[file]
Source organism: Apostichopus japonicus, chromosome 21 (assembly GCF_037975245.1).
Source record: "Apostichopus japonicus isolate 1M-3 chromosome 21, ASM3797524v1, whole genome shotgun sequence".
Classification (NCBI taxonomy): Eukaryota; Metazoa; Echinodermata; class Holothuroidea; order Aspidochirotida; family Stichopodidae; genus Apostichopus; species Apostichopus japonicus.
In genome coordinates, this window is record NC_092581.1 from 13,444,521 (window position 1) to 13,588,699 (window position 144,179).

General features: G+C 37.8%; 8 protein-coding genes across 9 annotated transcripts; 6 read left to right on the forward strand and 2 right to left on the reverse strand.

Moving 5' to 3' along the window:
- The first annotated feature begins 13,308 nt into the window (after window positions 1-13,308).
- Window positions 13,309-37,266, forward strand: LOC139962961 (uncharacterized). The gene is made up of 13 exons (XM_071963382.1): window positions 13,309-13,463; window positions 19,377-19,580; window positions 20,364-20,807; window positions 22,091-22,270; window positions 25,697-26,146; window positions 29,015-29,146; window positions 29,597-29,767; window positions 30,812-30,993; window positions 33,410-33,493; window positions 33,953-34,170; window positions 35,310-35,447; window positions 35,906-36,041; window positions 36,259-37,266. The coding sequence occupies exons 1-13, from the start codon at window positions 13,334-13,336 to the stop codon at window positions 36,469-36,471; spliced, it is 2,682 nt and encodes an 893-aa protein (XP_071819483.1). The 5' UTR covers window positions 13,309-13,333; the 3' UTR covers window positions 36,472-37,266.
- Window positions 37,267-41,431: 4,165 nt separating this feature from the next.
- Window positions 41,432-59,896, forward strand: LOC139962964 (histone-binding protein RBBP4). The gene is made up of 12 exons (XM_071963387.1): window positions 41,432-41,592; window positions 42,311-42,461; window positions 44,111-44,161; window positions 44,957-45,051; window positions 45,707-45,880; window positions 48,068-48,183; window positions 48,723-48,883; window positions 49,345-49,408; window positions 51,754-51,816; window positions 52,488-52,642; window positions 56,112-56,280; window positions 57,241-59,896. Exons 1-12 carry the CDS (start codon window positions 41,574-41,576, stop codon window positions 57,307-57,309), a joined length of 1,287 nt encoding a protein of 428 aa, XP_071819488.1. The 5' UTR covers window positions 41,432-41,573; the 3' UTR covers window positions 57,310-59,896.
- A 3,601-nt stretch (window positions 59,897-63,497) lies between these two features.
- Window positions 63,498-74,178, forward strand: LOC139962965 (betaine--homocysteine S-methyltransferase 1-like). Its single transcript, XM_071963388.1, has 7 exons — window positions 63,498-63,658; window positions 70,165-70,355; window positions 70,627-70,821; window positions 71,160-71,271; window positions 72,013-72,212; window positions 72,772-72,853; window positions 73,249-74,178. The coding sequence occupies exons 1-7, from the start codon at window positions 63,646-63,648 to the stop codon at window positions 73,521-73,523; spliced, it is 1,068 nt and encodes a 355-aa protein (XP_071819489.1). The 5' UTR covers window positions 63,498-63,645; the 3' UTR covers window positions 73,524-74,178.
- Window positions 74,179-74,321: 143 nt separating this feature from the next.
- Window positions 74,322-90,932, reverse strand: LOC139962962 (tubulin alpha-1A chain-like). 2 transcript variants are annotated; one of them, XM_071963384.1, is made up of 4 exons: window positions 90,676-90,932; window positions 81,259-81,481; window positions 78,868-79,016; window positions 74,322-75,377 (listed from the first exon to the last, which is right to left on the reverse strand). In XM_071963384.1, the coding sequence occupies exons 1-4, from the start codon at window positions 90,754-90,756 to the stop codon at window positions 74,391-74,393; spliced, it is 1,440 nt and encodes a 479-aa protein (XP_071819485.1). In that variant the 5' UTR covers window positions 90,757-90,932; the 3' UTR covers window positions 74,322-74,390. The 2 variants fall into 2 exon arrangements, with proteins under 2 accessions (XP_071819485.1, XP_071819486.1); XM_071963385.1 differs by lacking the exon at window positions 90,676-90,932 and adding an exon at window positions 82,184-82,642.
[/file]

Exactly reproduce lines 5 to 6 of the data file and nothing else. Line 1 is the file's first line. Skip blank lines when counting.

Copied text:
General features: G+C 37.8%; 8 protein-coding genes across 9 annotated transcripts; 6 read left to right on the forward strand and 2 right to left on the reverse strand.

Moving 5' to 3' along the window: